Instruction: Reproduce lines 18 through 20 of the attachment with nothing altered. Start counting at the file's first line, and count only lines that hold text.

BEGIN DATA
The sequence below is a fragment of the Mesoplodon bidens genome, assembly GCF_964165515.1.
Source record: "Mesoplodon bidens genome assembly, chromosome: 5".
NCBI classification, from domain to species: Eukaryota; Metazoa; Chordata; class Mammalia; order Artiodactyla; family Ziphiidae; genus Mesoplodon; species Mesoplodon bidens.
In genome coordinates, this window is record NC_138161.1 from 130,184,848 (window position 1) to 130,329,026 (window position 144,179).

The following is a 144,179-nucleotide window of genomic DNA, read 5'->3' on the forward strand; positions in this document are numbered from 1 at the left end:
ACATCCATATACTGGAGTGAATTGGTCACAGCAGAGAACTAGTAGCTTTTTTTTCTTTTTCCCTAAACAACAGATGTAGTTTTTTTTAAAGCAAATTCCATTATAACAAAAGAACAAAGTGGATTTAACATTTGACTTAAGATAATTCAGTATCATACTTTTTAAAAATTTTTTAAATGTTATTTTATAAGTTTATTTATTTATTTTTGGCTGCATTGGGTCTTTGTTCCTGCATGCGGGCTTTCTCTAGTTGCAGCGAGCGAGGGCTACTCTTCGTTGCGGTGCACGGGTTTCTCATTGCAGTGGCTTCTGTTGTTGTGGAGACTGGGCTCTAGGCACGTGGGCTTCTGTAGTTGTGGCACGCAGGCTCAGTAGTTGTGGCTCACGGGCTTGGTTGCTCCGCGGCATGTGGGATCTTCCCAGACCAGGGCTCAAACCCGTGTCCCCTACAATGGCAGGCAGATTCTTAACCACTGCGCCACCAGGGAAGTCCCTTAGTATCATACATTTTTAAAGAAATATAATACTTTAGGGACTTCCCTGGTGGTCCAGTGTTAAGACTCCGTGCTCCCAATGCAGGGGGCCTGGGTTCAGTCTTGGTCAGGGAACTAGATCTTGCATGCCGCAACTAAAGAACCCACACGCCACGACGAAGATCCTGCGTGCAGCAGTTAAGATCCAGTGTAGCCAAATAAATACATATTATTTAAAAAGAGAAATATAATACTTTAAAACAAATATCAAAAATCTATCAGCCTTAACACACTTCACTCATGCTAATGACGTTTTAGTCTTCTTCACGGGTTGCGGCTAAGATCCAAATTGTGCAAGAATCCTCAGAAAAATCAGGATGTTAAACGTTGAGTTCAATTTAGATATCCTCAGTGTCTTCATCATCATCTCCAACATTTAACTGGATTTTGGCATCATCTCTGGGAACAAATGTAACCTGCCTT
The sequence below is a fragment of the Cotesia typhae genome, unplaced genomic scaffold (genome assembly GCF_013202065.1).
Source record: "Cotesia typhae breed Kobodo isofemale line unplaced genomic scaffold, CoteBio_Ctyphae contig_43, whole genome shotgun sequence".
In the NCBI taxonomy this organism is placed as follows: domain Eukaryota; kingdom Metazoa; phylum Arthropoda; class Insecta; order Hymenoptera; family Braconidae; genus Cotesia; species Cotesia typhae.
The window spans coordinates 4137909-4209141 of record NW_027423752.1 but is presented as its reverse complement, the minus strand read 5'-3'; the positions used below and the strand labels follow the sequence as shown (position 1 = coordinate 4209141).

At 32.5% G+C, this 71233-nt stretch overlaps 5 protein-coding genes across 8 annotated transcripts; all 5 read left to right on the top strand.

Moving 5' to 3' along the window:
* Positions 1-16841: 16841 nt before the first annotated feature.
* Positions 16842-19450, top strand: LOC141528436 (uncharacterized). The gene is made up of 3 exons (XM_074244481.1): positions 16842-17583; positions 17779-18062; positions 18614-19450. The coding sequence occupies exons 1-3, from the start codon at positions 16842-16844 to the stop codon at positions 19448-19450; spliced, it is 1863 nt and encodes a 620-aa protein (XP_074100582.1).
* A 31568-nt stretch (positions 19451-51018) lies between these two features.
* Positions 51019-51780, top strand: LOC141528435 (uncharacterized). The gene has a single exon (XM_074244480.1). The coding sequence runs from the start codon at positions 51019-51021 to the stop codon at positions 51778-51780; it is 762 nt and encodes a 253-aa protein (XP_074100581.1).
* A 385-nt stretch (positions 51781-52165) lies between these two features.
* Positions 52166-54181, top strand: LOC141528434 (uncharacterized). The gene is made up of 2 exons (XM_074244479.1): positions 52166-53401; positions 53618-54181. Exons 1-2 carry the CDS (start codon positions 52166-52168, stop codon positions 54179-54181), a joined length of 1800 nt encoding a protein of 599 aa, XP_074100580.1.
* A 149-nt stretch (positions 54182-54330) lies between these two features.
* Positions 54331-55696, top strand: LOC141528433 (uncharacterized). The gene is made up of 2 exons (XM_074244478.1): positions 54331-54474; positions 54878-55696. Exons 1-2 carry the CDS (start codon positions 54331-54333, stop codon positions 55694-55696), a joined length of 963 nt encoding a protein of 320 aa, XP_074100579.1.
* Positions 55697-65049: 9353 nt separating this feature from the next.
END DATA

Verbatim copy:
* Positions 52166-54181, top strand: LOC141528434 (uncharacterized). The gene is made up of 2 exons (XM_074244479.1): positions 52166-53401; positions 53618-54181. Exons 1-2 carry the CDS (start codon positions 52166-52168, stop codon positions 54179-54181), a joined length of 1800 nt encoding a protein of 599 aa, XP_074100580.1.
* A 149-nt stretch (positions 54182-54330) lies between these two features.
* Positions 54331-55696, top strand: LOC141528433 (uncharacterized). The gene is made up of 2 exons (XM_074244478.1): positions 54331-54474; positions 54878-55696. Exons 1-2 carry the CDS (start codon positions 54331-54333, stop codon positions 55694-55696), a joined length of 963 nt encoding a protein of 320 aa, XP_074100579.1.